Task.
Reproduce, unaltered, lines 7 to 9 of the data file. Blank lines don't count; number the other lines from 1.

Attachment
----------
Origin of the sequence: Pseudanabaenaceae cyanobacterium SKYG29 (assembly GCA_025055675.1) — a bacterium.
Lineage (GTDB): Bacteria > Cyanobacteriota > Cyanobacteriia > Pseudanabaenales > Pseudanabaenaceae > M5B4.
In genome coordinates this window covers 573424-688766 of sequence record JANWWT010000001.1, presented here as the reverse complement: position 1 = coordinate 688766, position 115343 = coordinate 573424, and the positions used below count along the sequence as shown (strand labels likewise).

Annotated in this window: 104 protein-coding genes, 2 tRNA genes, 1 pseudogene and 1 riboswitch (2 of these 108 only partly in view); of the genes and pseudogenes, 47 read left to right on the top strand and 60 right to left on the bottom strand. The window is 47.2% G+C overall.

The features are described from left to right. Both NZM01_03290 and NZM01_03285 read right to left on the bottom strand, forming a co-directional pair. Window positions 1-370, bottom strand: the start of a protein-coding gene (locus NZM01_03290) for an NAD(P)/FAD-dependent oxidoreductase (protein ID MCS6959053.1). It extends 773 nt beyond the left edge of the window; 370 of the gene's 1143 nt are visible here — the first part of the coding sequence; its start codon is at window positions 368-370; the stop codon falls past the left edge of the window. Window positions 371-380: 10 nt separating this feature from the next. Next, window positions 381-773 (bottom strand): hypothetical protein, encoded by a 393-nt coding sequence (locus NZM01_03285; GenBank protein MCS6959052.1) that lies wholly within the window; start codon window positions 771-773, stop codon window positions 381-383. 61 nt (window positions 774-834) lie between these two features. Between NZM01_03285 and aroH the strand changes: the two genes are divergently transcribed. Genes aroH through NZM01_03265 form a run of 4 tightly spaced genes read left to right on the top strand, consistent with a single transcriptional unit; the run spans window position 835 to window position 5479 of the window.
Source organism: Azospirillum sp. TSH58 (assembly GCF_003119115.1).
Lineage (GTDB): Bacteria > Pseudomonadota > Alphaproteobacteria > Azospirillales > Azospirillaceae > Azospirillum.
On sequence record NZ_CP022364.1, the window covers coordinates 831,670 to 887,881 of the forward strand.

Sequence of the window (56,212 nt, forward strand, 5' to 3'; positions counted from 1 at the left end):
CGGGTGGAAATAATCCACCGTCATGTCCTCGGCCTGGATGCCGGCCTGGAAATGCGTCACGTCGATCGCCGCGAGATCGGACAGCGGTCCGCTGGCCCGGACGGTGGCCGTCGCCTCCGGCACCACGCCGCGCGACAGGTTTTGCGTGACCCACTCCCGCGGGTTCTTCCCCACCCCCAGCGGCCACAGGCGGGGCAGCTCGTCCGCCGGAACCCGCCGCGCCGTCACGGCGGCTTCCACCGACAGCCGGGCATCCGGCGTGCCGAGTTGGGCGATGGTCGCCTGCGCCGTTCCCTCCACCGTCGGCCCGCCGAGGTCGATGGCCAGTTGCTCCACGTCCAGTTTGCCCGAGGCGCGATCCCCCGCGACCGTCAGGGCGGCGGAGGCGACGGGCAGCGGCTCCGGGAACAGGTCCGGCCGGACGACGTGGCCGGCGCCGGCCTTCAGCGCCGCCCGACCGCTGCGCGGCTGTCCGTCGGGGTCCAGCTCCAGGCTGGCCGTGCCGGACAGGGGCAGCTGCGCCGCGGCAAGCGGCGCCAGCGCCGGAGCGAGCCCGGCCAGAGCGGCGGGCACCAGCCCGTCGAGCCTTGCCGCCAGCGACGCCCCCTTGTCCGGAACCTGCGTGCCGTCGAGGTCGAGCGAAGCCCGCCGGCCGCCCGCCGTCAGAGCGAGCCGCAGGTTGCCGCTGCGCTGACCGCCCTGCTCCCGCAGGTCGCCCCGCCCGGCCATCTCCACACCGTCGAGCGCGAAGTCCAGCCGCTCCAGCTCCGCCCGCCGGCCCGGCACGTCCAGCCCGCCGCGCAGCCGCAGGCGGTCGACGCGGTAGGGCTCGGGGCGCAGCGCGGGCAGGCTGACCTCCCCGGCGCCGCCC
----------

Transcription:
Lineage (GTDB): Bacteria > Pseudomonadota > Alphaproteobacteria > Azospirillales > Azospirillaceae > Azospirillum.
On sequence record NZ_CP022364.1, the window covers coordinates 831,670 to 887,881 of the forward strand.

Sequence of the window (56,212 nt, forward strand, 5' to 3'; positions counted from 1 at the left end):